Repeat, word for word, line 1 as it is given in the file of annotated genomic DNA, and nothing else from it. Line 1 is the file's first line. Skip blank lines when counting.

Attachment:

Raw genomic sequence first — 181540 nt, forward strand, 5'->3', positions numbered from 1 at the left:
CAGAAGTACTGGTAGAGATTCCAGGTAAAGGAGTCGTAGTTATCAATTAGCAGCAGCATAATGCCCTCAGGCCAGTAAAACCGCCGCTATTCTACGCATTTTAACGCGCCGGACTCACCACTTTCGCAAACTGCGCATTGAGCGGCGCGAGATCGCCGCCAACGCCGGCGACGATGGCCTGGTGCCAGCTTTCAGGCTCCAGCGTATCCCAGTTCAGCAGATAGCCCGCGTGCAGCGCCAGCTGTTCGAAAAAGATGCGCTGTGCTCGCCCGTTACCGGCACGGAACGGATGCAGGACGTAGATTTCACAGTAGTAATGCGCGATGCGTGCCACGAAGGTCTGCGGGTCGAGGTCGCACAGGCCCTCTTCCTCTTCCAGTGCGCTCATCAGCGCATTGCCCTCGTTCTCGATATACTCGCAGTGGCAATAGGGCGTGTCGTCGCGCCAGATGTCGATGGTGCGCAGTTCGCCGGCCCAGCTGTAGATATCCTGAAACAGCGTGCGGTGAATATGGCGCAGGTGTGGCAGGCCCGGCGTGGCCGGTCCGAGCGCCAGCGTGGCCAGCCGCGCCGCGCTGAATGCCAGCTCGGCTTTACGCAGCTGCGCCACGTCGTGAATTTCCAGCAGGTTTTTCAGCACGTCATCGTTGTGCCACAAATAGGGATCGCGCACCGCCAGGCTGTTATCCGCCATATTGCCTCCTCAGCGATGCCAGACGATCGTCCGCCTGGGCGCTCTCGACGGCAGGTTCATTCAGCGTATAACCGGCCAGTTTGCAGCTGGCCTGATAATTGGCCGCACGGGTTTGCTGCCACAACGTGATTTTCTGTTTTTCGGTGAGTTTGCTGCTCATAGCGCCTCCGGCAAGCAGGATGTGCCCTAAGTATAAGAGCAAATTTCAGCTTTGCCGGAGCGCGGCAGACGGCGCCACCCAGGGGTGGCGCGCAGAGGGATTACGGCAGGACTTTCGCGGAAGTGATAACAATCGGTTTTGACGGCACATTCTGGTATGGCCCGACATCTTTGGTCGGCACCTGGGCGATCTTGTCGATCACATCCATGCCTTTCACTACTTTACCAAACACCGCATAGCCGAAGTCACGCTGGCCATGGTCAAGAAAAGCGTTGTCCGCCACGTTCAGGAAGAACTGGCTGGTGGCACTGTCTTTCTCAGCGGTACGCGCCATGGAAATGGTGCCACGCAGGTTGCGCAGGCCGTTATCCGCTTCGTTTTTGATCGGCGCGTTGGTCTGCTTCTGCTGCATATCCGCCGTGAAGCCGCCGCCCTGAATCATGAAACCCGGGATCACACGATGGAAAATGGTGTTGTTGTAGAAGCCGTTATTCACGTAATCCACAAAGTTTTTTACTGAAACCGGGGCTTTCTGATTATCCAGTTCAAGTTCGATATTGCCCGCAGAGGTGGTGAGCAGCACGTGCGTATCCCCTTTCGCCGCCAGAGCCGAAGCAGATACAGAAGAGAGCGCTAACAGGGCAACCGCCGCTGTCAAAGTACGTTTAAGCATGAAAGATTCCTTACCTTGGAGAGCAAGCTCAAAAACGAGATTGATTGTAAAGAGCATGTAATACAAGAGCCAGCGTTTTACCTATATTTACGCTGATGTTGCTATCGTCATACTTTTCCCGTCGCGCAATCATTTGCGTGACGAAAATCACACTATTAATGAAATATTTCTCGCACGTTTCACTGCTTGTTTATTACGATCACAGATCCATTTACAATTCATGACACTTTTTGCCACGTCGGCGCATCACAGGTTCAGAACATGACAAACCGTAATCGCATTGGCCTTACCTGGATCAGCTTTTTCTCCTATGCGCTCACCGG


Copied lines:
Raw genomic sequence first — 181540 nt, forward strand, 5'->3', positions numbered from 1 at the left: